You all know better than I, because you're all successful people, that we're in a race in the 21st century to—who's going to have a strongest economy in the 21st century. And the rest of the world is not waiting around. We have more to do, and we have to move fast and move quickly.
This is a—and this agreement, this infrastructure bill that—you know, it signals in the world that we can function, we can deliver. We can do significant things and show that America is back. That's the message I delivered and received during the trip in Europe. I announced that America is going to help vaccinate the world, because that's who we are. That's what we can do.
I also rallied our European allies to holding China to the same rules of the road in a global economy in the 21st century.
I made clear to President Putin and Russia that the relationship between America and Russia should be stable and predictable. We should be able to cooperate where we have our interests, on nuclear nonproliferation and climate change. And where we have differences, I made it clear to President Putin that I understand why—we have to understand what exists, and whether it's on cyber attacks or interference in our economy, I will respond. I will respond. And I know we'll respond to specific kinds of actions that harm U.S. interests.
The bottom line of all this at home and abroad: We're proving that our democracy can deliver for the people when autocrats are betting we can't.
But we've got a lot more to do. As we invest in our physical infrastructure, we also have to invest in our human infrastructure, the so-called Biden Family Plan bill. We're going to move on the American Family Plan that will deliver childcare, paid leave, universal pre-K, 2 years of community college, and so much more.
And I will take the case to the American people on the need to protect the sacred right to vote. It's under assault in ways that I haven't seen in my entire career, and that's what got me involved in the first place. It's about who gets to vote and whether the vote counts. And we have a system that does both with integrity and independence. But the Republicans want to do what no political party has ever tried to do: get to decide if your vote counts. It's outrageous. We're going to fight like hell to make sure that doesn't happen.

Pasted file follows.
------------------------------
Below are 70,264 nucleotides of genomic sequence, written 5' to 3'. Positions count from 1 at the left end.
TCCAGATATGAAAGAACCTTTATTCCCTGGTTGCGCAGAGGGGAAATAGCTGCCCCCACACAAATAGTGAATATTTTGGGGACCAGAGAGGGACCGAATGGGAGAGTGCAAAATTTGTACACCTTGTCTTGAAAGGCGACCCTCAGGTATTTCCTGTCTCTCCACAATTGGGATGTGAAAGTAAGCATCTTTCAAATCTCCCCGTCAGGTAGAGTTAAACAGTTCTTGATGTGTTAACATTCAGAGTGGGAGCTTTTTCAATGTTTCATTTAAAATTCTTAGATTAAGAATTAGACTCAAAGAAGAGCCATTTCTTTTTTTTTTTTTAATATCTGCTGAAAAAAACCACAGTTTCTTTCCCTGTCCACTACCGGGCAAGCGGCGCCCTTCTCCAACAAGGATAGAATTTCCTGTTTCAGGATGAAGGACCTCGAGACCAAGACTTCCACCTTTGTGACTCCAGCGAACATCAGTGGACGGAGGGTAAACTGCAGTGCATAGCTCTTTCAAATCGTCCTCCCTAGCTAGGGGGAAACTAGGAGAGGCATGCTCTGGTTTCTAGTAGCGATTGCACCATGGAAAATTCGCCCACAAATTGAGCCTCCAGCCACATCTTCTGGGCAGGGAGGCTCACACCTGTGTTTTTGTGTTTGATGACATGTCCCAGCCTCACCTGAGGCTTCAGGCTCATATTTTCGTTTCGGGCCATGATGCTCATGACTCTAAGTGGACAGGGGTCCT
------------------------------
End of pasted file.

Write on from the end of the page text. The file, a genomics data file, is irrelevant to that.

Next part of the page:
There's so much to say on all of these subjects. I'm sorry—[inaudible]—such shorthand.
But to work—the work has not been easy, and I'm going to need all of you to help do that work. The DNC is going to need you, because here's the deal: We won in 2020 as a unified party, and we need to stay unified and keep doing the big consequential things.
If we make the right decisions in the next 4—[inaudible]—years, in 50 years, people will look back and say this was the moment that America won the future. But we can't do it without you. And it's not hyperbole to suggest what I said—that America won the future.
So look, there's so much more to say, but the bottom line is that there's so much at stake. But I promise you—I promise you—I've heard from almost every major world leader—I've heard from every major world leader: We can do this. So we can, in the process, be helping the rest of the world by doing well for ourselves.
May God bless America, and may God protect our troops. And I look forward to meeting you all in a virtual photo line, which I guess is going to begin very shortly.
NOTE: The President spoke at 6:59 p.m. from the Residence at the White House. In his remarks, he referred to Jaime R. Harrison, chair, Democratic National Committee; and Rep. James E. Clyburn. Audio was not available for verification of the content of these remarks.
Joseph R. Biden, Remarks at a Democratic National Committee Virtual Fundraiser Online by Gerhard Peters and John T. Woolley, The American Presidency Project https://www.presidency.ucsb.edu/node/350649